Good move. Highly recommended for many reasons.
>> 2. Moved any bulk navigation code below the unique content using the rowspan technique. <<
Might be useful. Using includes for this code can make your site admin a tad easier too (no SEO effect).
>> 3. Created images for any repetitive content such as addresses etc. <<
I really can't see Google penalising for a repeated address. Anyway you need that detail in text on at least a few pages of the site otherwise you'll never rank for your own address.
>> 4. Removed sitewide "comment tags" caused by using templates or othewise. <<
Comment tags are ignored for indexing and ranking. They might be scanned as an indicator of spam. If you only had a few tags per page then I see no difference in removing them; especially if they make the developers work more difficult.
>> 5. Removed calls to offsite tracking codes. <<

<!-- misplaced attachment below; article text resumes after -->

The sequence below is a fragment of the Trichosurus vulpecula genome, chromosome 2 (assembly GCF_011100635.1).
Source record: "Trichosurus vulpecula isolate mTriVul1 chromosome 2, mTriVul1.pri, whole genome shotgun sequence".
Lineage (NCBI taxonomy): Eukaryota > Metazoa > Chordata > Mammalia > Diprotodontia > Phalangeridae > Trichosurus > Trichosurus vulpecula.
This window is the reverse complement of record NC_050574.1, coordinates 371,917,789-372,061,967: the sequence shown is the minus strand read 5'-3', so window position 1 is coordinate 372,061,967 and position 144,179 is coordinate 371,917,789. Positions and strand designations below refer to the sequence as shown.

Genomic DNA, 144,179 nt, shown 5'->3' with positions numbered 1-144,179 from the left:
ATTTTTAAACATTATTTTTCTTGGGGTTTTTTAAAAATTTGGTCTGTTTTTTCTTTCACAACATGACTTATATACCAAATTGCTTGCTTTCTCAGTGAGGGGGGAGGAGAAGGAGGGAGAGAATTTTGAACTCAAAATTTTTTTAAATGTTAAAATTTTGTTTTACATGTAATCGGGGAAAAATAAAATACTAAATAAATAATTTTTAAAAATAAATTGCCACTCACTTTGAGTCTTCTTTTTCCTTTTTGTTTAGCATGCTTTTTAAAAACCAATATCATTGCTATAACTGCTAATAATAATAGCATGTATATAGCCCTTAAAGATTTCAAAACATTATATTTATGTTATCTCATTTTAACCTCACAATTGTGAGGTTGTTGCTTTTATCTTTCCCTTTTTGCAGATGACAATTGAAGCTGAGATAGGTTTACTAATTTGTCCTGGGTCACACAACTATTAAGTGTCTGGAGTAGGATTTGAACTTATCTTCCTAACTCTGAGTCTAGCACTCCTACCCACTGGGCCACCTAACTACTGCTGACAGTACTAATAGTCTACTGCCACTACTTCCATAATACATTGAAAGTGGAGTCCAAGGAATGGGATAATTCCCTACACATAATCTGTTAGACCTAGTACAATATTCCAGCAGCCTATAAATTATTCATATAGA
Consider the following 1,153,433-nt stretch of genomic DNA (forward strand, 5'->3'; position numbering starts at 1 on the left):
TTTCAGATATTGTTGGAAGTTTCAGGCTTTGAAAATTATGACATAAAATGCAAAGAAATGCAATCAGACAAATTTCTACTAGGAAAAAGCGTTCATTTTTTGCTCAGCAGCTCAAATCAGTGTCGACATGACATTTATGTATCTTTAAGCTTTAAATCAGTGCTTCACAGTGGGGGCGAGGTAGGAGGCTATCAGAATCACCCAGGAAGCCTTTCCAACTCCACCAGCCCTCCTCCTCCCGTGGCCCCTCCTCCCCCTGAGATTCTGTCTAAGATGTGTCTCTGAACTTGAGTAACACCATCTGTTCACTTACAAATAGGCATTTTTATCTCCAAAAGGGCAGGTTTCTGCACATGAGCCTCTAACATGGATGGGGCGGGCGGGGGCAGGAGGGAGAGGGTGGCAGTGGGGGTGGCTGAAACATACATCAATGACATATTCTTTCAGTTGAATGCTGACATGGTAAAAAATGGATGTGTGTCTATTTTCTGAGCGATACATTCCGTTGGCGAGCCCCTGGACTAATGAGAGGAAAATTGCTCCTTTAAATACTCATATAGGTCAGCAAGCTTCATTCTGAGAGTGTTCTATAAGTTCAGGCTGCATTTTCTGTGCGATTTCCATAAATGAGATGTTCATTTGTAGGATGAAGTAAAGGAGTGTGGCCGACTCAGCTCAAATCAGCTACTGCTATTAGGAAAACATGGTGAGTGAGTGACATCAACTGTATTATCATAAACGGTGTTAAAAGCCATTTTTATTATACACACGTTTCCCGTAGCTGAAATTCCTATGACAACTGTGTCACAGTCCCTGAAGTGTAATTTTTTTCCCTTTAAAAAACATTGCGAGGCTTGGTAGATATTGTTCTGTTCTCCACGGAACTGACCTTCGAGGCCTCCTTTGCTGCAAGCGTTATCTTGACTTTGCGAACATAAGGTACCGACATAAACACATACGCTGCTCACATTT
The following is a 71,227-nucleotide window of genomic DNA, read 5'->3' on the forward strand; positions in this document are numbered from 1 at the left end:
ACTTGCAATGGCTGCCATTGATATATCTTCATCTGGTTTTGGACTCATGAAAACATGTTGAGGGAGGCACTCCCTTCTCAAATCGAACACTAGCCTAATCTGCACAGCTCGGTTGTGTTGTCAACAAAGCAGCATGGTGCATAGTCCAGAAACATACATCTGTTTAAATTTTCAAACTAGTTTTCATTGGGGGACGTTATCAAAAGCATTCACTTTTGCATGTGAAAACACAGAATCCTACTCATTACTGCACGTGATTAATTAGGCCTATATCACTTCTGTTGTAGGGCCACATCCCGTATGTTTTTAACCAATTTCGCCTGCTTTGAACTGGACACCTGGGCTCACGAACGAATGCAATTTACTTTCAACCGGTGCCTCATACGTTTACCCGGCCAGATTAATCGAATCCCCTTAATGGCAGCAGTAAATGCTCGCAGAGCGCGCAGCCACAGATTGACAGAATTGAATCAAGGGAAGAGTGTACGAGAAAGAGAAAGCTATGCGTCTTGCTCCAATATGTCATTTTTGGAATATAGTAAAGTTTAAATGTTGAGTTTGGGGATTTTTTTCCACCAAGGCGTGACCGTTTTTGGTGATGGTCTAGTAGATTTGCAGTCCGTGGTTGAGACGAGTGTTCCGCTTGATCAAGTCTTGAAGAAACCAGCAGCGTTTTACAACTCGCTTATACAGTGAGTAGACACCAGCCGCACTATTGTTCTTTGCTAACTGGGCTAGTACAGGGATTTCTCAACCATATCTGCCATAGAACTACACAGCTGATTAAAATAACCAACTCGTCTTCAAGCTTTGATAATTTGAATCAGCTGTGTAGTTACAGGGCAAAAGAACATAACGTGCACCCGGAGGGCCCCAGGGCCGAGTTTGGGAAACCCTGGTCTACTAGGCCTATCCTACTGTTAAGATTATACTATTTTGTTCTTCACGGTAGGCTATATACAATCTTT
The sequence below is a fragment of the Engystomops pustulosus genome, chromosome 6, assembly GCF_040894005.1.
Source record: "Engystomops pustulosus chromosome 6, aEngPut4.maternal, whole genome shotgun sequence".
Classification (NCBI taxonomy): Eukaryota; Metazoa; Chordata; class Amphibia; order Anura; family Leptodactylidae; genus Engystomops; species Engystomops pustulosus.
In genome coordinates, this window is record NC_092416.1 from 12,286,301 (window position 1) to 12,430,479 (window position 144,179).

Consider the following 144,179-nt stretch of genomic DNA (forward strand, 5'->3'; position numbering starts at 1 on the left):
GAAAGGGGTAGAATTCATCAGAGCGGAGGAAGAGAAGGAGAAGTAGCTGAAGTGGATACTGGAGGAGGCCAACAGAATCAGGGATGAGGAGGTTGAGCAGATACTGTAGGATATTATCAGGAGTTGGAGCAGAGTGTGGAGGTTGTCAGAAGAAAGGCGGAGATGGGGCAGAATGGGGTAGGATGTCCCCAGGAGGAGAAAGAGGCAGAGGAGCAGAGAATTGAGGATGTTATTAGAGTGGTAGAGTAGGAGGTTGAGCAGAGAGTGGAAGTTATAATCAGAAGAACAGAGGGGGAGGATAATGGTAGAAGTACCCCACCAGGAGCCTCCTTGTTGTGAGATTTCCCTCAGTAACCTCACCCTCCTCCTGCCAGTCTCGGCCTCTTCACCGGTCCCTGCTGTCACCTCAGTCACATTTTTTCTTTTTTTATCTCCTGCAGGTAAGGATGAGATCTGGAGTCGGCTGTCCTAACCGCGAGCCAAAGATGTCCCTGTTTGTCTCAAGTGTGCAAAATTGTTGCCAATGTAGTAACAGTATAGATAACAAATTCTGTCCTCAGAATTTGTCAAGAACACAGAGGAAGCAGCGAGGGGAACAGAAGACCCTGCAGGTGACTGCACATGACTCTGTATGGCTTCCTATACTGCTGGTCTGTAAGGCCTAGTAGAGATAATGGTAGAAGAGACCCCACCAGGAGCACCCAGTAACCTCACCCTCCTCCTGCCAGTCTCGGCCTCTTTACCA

I can't see what that would achieve, at all.
>> 6. Randomly changed the names of "common" images within the site. <<
Why? Extra work for no gain, and maybe some loss. If you refer to a file that has a particular size but it appears on your site under 50 different filenames, Google might think you were trying to pull some stunt using keywords as file names. Bad move. By using the same filename for the file on every page, as most people already do, the file is cached and saves you bandwidth: the file is then served once per visitor, not once per page view. This random-name change is a backwards step. I wouldn't do it that way at all. You're clutching at straws here.
>> 7. Changed the navigation based upon the category of the page. <<
Sounds fair enough. If the new system is useful to visitors and bots alike, then no complaints.
>> 8. Removed the "alts".
An image tag is NOT valid HTML if the alt is missing. The minimum allowed is alt="". The alt text is used for accessibility reasons. Put them back, only adding text for important content images and for navigation images. For other images use the minimal alt="" instead.